In fact, prosecutors think that Stanisic’s intervention showed that Milosevic pulled the strings in Bosnia – and was thus responsible for many war crimes committed there.


A few days after the hostage crisis, Karadzic was quoted as saying, “I could not say no to Jovica.”


The mid-Nineties were the apex of Stanisic’s influence.


He left the secret service in 1998, at a time when Milosevic’s wife, Mira, had growing influence over state affairs and street protests were erupting against his rule.


Simatovic did the same, retiring from office ostensibly to devote himself to the world of business and commerce.


Stanisic was no longer in the public eye when Milosevic launched his campaign in Kosovo in early 1998.


However, he is still credited in the media with many behind-the-scenes decisions during the Kosovo war.


For instance, he is thought to have masterminded the policy of letting convicts supplement the ranks of the armed forces.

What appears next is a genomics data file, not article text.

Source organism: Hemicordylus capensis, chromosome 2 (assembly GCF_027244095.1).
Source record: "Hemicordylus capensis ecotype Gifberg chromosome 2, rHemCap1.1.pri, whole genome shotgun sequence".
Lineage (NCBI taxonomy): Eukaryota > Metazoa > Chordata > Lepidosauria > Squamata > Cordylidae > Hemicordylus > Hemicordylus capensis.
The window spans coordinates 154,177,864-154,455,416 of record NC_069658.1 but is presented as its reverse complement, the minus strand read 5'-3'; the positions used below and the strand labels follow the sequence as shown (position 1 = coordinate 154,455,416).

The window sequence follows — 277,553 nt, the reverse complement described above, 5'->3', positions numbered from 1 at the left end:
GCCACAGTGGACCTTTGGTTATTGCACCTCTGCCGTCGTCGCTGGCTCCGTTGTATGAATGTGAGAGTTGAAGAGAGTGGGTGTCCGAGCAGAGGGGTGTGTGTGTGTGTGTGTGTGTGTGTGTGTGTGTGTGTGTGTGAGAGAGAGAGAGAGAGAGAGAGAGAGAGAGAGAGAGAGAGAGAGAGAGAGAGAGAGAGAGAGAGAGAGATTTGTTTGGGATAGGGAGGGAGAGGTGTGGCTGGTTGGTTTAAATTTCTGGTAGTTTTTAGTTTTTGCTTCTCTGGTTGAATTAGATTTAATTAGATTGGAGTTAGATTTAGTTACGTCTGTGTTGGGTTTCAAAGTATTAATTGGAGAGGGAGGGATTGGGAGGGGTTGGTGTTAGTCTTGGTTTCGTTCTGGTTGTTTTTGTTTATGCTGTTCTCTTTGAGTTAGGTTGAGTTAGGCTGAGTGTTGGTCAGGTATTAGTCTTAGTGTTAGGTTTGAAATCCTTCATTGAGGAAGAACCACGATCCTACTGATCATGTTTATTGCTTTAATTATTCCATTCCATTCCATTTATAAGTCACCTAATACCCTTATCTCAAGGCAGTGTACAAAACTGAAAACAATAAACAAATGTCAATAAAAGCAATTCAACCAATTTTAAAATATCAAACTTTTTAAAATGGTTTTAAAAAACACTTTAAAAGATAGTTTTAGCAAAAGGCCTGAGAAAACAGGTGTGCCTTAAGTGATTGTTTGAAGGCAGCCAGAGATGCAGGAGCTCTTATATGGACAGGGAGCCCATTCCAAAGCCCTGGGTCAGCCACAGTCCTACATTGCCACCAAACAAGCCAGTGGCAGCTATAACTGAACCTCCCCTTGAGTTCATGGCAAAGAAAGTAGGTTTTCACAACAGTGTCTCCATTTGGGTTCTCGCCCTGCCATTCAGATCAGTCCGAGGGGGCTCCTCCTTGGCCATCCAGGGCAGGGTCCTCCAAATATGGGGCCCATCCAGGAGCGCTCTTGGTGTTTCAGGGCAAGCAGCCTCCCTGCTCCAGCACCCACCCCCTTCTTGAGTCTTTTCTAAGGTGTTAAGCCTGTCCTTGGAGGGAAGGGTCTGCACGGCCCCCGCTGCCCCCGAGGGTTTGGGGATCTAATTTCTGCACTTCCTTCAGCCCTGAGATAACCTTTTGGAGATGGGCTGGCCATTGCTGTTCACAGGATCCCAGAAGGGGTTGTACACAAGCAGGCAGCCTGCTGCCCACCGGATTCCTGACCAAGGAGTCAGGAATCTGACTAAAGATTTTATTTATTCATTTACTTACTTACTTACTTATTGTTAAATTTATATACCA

In exchange for fighting, the men won a pardon, and better still – plunder.


When Milosevic was ousted in October 2000, the Red Berets stood aside – some suspect that those about to take power assured them that they would not be charged with any crimes they’d committed in the past.


But in November 2001, the unit organised a show-of-force against Djindjic’s government, apparently annoyed that secret police chief Goran Petrovic wanted to solve Milosevic-era political killings.


Petrovic was dismissed from his post after several hundred Red Berets turned up in Belgrade to stage a protest that looked like the trial run for a coup d’etat.


Some journalists in Belgrade suspect that Stanisic engineered the Red Beret rebellion and Petrovic’s dismissal.


After he left office, the French journal Poan wrote that Stanisic had a “reliable life insurance”, suggesting that if he ever felt threatened he could always reveal all that his boss is suspected of.


Much has now changed, but Belgrade is waiting to see whether that “insurance policy” can still be cashed.


Milanka Saponja-Hadzic is an IWPR contributor.